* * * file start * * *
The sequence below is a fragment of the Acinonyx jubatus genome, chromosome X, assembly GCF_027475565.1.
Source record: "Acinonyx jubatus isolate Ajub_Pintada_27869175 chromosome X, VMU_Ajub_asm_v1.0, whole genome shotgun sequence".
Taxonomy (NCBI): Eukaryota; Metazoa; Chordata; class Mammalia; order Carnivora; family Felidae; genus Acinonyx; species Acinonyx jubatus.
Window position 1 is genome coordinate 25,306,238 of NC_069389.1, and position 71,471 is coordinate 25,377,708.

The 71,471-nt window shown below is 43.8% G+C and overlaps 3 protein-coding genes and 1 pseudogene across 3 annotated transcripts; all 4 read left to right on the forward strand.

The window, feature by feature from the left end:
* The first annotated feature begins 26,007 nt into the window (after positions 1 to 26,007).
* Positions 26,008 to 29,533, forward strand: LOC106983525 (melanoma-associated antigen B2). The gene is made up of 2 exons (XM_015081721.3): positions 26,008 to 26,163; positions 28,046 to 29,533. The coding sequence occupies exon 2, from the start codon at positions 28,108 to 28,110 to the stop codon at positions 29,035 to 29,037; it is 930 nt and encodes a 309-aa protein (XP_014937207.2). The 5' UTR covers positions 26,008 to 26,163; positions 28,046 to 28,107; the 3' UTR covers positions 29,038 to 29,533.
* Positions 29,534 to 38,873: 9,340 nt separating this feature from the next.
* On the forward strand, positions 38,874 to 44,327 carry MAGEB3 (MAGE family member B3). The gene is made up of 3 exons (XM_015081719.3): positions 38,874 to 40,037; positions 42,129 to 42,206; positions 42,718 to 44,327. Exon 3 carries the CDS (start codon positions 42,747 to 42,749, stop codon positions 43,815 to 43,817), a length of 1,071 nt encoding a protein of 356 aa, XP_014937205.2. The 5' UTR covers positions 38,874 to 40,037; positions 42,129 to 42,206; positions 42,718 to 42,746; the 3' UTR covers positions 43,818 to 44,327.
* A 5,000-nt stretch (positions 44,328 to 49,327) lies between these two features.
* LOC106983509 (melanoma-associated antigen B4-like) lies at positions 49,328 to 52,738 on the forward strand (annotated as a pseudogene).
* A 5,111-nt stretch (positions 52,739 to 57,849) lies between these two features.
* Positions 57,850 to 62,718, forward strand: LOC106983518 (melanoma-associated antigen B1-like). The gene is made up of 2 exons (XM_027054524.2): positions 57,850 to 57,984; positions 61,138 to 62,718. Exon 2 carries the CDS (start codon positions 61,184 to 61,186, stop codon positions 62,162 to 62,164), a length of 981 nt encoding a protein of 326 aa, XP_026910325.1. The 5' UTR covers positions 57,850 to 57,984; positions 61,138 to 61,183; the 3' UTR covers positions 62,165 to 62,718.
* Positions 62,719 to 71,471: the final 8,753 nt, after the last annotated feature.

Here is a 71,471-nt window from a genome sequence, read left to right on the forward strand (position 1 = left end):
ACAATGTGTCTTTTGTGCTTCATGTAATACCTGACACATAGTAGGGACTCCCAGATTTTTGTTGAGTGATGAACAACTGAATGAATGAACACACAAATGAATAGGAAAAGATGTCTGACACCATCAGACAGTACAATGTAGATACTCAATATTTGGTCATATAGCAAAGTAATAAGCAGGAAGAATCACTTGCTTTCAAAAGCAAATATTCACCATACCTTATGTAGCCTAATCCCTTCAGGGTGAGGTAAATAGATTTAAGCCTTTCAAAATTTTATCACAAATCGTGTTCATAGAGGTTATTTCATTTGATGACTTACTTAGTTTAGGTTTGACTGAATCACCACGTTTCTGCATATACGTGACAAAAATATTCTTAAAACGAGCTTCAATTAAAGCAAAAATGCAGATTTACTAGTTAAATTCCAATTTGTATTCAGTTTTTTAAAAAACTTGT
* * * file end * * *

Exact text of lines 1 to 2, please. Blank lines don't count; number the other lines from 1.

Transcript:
The sequence below is a fragment of the Acinonyx jubatus genome, chromosome X, assembly GCF_027475565.1.
Source record: "Acinonyx jubatus isolate Ajub_Pintada_27869175 chromosome X, VMU_Ajub_asm_v1.0, whole genome shotgun sequence".